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manner, in his Epistle to the Hebrews, that all the expiatory offerings and sacrifices of the Jews were typical of the great atoning sacrifice by the death of Christ; and that they were originally designed by God to be so. Consequently, when thus authorized, we may draw a comparison from the one, in order to illustrate the other.

The expiatory offerings of the law were not a substitution, I admit, which did of itself procure a remission of the punishment due to the moral turpitude of sin; for it is impossible, as the sacred writer has told us, that the blood of goats and bullocks should take away sin, and tranquillize the conscience wounded by a sense of guilt. It could not remove the apprehension, that divine displeasure might inflict on the offender punishment of a spiritual nature. But still, it is a fact that the blood of goats and bullocks was appointed by God, to be an expiatory offering for certain offences against the Jewish law; while at the same time this very offering was also a type of the sacrifice to be offered by Christ, in order to remove the punishment due to moral turpitude. He who brought a sin or trespass offering, and presented it to the Lord, was exempted from the sentence which the law of Moses pronounced against the external offence that he had committed. The whole nation, as such, were freed from the penalty annexed to certain offences, on the great day of atonement, when the high priest entered the most holy place, and presented the blood of the national offering or victim before Jehovah; not indeed from the punishment of a spiritual nature due to sin, but from some penalty of an external nature, threatened in the present life. In a word, God as the sovereign legislator and judge of the Jews did, by the exercise of his supreme right, actually appoint sin and trespass offerings as expiatory sacrifices; which being presented agreeably to his appointment were followed by the real remission, on his part, of the penalty due to certain offences, and threatened by the law of Moses. So the apostle himself states the subject. "The blood of bulls and goats, and the ashes of a heifer, sprinkling those who were defiled, made expiation in respect to external purity," i. e. after the performance of such sacrificial rites, the Jews were regarded and treated, in respect to their external relations, as pure or free from exposure to the penalty threatened by the law of Moses. ' Heb. 11. 13.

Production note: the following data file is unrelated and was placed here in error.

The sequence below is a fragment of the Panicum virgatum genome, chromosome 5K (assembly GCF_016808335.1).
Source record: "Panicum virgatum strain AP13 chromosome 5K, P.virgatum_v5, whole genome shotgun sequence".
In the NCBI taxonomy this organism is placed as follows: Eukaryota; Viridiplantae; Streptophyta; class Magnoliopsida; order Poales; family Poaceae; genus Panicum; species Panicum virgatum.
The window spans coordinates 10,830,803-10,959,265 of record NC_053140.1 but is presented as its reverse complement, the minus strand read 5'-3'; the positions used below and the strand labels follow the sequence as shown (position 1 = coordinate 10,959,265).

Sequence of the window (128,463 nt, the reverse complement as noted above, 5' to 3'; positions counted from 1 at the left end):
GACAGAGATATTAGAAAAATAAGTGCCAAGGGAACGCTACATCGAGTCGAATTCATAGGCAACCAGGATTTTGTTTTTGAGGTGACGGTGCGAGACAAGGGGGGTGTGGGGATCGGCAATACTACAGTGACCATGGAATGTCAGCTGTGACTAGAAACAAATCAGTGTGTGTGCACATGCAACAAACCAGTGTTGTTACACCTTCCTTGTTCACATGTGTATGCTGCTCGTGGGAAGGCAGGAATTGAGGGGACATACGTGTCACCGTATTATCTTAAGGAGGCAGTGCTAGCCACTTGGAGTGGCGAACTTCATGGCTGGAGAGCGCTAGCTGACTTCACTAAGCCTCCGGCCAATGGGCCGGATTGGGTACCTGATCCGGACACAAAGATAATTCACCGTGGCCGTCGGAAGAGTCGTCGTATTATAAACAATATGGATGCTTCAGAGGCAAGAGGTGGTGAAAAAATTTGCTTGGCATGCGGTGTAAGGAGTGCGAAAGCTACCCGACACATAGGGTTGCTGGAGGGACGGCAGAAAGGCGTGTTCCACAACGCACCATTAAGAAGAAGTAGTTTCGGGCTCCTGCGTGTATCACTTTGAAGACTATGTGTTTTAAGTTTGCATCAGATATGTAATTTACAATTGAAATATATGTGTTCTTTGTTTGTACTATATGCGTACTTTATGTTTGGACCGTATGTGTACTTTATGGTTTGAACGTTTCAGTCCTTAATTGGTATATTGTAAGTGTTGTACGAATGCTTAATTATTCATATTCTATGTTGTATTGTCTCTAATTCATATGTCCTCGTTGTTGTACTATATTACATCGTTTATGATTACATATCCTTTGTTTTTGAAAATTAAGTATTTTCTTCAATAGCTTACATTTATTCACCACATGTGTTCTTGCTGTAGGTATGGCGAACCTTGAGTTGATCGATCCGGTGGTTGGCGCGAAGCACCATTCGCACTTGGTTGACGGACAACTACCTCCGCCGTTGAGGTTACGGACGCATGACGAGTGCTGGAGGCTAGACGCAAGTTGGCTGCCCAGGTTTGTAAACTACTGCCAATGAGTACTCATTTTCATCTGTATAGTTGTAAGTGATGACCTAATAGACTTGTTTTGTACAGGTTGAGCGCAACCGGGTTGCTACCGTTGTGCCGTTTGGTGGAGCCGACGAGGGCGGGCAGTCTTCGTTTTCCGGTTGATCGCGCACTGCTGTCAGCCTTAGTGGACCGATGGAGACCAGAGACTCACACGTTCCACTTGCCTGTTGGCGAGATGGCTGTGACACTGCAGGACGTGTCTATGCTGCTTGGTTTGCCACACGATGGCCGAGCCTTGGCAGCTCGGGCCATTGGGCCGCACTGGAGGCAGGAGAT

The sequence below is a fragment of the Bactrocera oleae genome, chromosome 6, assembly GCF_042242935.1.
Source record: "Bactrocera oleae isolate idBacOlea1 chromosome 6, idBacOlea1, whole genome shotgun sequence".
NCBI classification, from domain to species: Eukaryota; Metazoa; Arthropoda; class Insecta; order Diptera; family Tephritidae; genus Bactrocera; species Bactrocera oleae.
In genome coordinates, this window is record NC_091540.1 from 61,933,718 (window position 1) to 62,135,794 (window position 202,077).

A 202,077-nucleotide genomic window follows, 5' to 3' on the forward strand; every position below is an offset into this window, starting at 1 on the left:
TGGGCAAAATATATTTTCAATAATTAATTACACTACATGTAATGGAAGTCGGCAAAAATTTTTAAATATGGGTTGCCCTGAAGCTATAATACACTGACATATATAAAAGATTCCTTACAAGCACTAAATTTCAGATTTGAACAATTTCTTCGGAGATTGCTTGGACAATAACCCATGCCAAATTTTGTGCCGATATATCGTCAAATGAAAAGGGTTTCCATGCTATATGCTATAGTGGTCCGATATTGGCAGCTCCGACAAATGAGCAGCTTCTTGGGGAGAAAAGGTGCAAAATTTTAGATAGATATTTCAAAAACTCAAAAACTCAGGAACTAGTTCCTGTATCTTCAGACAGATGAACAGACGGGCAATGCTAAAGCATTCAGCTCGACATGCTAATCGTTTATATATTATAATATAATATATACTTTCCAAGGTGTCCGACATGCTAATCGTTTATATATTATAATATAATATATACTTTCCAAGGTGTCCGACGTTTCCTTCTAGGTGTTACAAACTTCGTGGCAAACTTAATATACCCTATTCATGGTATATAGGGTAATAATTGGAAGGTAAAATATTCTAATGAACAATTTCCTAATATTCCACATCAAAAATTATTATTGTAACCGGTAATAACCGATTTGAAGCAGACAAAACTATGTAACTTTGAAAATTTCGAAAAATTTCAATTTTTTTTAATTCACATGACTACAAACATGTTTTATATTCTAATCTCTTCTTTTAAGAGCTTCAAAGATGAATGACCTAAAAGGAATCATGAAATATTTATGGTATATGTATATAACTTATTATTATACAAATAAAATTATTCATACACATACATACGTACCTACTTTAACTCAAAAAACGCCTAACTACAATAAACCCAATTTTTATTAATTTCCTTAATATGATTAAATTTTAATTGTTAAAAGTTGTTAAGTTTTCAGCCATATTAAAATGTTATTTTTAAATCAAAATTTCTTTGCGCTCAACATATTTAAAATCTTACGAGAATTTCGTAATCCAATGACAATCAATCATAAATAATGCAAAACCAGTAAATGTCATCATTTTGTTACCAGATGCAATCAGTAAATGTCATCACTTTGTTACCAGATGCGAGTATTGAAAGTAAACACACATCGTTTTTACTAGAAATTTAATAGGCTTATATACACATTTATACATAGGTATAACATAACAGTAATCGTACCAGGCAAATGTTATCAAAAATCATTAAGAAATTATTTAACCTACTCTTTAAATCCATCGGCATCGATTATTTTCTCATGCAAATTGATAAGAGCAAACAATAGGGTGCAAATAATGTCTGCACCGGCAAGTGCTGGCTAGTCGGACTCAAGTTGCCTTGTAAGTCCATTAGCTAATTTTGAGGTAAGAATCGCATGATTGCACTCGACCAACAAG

The fact just stated cannot be called in question. We have only to open the book of Leviticus, and it is at once exhibited before our eyes.